Qatar 2022

Live From FIFA World Cup: Telemundo SVP, Content Operations, Chris Suarez-Meyers Discusses Global Effort

A team in Doha and one in Miami collaborate to provide U.S. viewers all the action from Qatar

The Telemundo Deportes 2022 World Cup efforts literally span the globe. The broadcaster’s Miami-based Telemundo Center produces content 24/7, and its Doha-based team ensures that it gets everything it needs to deliver for Spanish-language viewers in the U.S.

Telemundo’s Jorge Duarte (left) and Chris Suarez-Meyers at the World Cup IBC in Doha

“We are not doing anything other than pushing signals home, to Miami, where we have three production-control rooms managing over-the-air, cable, and our Peacock productions,” says Chris Suarez-Meyers, SVP, content operations, Telemundo Deportes, who is onsite. “We’re pretty much quality control, pass-through, and routing.”

At full strength, the team at the IBC comprises about 80 members and works in a space very similar in size to the one the team had in Russia for the 2018 World Cup. Production-control rooms and other content-creation and -playout areas in Miami receive signals from the IBC that originate from a variety of sources: the HBS multi-lateral feeds, studio operations throughout Doha, ENG crews. The team in Doha is almost as culturally diverse as the World Cup teams themselves, with Telemundo staffers hailing from 29 countries.

“In Miami,” says Suarez-Meyers, “things run around the clock between over-the-air, digital, and streaming, and the post work never stops. Coming out of the elections right into World Cup mode is a big swing for the technical teams in [Miami], but so far so good. They’re professionals and are handling it like champs.”

From day one, he adds, the decision was to push all the audio and video signals to Miami. That includes all HBS feeds, as well as unilateral cameras, signals from bookable positions at the venues, from the studios, Fan Fest, and even the unilateral hotel position inside the Souq Waqif marketplace.

The biggest change from previous World Cups is the smaller overall footprint of the World Cup, with stadiums only a quick drive apart.

“Having everyone in one city has proven to be a huge force multiplier,” Suarez-Meyers notes. “We can scale up, scale down, and move people around with a quick WhatsApp message. We can change plans without having to wait for people to land in outer cities or figure out a logistics plan. It’s, Hey, I need three extra ENG crews to go to LuSail Stadium or I need two crews to go to the match- minus-one training. The fact that [the crews are] wearing LiveU backpacks and everything is sent back to Miami in an instant has made things a lot easier and more flexible for us.”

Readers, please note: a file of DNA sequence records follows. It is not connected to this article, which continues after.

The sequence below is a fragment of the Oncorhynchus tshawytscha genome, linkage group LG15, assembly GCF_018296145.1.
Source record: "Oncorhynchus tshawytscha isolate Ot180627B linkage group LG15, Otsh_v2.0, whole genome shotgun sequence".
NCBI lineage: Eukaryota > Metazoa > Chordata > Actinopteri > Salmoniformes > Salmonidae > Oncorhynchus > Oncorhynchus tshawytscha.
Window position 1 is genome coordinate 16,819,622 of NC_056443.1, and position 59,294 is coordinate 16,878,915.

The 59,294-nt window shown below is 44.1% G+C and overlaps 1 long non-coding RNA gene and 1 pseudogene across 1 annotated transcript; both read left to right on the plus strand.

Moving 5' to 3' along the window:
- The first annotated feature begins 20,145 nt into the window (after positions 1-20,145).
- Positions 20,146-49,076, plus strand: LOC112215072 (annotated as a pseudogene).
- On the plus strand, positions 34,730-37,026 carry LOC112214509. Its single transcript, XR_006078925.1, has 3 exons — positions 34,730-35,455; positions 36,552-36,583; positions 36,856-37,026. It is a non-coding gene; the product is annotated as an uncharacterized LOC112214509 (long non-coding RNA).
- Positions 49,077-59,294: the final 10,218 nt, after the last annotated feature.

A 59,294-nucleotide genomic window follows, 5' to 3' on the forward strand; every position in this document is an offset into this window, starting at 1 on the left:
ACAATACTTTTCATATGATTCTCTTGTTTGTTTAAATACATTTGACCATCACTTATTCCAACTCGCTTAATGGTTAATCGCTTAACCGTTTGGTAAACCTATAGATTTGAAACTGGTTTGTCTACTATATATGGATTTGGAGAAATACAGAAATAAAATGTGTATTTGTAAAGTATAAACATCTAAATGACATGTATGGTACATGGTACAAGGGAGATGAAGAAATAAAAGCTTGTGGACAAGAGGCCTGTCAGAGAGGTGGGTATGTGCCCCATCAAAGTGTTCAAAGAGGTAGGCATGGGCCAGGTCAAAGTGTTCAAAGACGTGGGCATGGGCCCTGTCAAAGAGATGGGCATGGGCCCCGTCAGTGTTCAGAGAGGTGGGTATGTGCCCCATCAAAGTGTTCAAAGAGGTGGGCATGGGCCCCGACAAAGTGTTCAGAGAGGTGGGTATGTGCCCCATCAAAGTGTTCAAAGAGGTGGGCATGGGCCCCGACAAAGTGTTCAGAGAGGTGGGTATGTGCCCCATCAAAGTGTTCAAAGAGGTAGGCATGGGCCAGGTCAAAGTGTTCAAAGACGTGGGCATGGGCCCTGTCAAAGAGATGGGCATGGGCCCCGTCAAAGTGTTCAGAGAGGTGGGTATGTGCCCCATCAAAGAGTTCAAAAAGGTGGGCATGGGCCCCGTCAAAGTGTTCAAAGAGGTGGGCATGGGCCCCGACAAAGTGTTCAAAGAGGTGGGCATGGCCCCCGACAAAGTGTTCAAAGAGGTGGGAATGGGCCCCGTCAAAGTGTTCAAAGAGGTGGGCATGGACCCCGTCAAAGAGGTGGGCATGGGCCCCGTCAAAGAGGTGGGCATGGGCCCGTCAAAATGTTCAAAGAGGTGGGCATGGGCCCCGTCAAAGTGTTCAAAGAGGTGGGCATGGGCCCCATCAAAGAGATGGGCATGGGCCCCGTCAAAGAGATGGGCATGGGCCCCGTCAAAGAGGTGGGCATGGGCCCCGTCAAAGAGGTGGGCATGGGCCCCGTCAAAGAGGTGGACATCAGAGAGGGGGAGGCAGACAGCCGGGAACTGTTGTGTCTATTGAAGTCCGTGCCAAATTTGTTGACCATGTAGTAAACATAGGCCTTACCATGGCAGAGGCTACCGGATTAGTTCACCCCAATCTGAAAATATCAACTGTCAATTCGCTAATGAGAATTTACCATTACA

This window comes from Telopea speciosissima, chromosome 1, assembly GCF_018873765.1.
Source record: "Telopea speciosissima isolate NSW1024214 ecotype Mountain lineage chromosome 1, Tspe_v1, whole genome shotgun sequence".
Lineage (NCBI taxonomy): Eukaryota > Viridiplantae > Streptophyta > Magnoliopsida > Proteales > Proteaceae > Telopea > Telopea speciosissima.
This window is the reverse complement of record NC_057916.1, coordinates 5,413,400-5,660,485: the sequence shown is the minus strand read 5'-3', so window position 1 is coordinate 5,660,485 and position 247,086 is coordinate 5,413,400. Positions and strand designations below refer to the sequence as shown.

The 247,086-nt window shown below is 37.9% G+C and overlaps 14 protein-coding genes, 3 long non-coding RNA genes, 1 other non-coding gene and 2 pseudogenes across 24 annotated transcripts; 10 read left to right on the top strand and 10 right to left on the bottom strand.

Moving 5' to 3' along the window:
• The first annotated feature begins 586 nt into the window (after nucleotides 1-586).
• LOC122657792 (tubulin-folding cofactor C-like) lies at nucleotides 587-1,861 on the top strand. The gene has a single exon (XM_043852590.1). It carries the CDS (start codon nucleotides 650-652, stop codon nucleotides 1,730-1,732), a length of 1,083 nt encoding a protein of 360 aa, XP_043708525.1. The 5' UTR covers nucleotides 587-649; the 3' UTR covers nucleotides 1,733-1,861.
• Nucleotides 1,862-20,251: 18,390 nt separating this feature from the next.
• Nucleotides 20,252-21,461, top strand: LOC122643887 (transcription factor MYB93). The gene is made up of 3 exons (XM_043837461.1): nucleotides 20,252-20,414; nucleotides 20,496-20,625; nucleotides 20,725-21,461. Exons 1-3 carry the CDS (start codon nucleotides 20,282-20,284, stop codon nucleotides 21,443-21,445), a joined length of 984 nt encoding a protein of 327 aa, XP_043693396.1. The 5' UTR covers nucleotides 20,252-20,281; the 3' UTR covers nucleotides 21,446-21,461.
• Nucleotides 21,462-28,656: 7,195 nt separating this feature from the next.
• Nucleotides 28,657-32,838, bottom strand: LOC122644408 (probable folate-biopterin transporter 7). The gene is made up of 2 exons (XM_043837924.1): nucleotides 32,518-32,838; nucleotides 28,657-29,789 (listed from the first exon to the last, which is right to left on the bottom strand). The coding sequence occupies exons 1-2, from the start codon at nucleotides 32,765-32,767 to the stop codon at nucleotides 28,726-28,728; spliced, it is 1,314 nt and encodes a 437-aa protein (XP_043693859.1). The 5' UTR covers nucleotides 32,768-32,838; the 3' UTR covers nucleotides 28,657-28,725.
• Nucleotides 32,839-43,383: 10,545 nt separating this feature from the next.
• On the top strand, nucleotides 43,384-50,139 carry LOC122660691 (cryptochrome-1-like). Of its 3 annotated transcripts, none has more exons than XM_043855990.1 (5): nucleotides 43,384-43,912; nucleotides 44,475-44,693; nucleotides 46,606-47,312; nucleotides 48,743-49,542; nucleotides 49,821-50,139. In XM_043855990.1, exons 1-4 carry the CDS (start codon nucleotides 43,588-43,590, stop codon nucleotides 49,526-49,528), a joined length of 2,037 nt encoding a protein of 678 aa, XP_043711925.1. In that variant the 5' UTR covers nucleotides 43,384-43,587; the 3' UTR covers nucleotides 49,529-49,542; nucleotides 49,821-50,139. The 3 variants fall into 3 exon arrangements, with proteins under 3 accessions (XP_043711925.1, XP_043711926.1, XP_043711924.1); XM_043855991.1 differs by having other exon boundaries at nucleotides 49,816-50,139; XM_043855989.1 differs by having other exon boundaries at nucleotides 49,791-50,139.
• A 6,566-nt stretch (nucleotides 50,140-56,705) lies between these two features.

The benefits extend well beyond giving the production team more flexibility: it helps keep the team fresher. “It’s less wear and tear on the team,” he says, “because they don’t have to pack, get on a plane, unpack, get in a small car, drive to the stadium, wait in line. It makes things a lot easier, and they can always come back to their bed, and that goes a long way.”

According to Jorge Duarte, senior director, product engineering, Telemundo Deportes, Ooredoo provides connectivity within Qatar, and ATT provides redundant long-haul fiber services via London and Frankfurt. “Everything we planned for worked out the way we intended it to, and latency wasn’t an issue, so we’re doing everything from Miami. We expected some hurdles but we haven’t had any.”

Although HDR coverage isn’t making it to viewers, it is being sent to Miami for testing. “Everything in-bound to us from HBS is in 1080p HDR,” Duarte explains. “We convert it down to SDR and HDR. We also decided not to go 2110 this time around. We go back to baseband for transmission as it didn’t make a whole lot of sense given what we’re doing here.”

Telemundo’s IBC facility has a dedicated VAR room, where referees can see all the feeds the officials see, and a flash position with a robotic camera controlled from Miami and able to be fired up at a moment’s notice.

“We just put [the referee] in front of the [flash-position] camera and call Miami, which takes control of it,” says Suarez-Meyers. “If there is a controversial play, [the referee] can come out of their booth for halftime or postmatch, stand in front of the camera, and get their analysis on-air.”

Telemundo’s broadcast-operations area in Doha is much larger than its facility in Russia as there is no production control room this time around. At the front bench, three BOC techs rotate morning, day, and night and also check the commentary cameras at each stadium.

“We have commentary positions at all 64 matches all eight venues,” says Suarez-Meyers. “As the games get more important, we’ll have more activations inside the stadiums. We also have a permanent studio position at Lusail Stadium.”

The team at the IBC coordinates with Miami to ensure that the team there knows everything they are supposed to receive and are receiving it properly.

“We also have returns from Miami so we can see what they’re seeing,” adds Duarte. “Everything is also being recorded back home; we do have very limited recording here for troubleshooting purposes.”

The IBC is connected to the studio at the HBS Outside Presentation Facility, which has a main studio and a presentation platform overlooking the Corniche. Telemundo also has a stage at the Fan Festival, with a roaming camera, and another stage in a hotel.

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